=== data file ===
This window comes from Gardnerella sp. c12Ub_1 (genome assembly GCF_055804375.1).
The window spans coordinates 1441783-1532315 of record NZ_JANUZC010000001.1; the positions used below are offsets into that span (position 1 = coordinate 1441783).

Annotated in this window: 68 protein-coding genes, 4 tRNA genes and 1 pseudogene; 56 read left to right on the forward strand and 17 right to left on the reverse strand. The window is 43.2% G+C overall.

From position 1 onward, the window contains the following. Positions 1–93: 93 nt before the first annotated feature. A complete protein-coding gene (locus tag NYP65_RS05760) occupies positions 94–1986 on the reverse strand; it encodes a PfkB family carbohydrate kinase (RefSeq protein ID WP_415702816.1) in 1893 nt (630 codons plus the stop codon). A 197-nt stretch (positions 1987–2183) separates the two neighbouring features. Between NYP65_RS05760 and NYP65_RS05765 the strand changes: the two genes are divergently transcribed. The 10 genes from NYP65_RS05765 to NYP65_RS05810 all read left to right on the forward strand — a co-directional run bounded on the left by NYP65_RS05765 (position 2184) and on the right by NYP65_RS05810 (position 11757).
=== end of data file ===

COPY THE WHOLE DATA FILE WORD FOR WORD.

This window comes from Gardnerella sp. c12Ub_1 (genome assembly GCF_055804375.1).
The window spans coordinates 1441783-1532315 of record NZ_JANUZC010000001.1; the positions used below are offsets into that span (position 1 = coordinate 1441783).

Annotated in this window: 68 protein-coding genes, 4 tRNA genes and 1 pseudogene; 56 read left to right on the forward strand and 17 right to left on the reverse strand. The window is 43.2% G+C overall.

From position 1 onward, the window contains the following. Positions 1–93: 93 nt before the first annotated feature. A complete protein-coding gene (locus tag NYP65_RS05760) occupies positions 94–1986 on the reverse strand; it encodes a PfkB family carbohydrate kinase (RefSeq protein ID WP_415702816.1) in 1893 nt (630 codons plus the stop codon). A 197-nt stretch (positions 1987–2183) separates the two neighbouring features. Between NYP65_RS05760 and NYP65_RS05765 the strand changes: the two genes are divergently transcribed. The 10 genes from NYP65_RS05765 to NYP65_RS05810 all read left to right on the forward strand — a co-directional run bounded on the left by NYP65_RS05765 (position 2184) and on the right by NYP65_RS05810 (position 11757).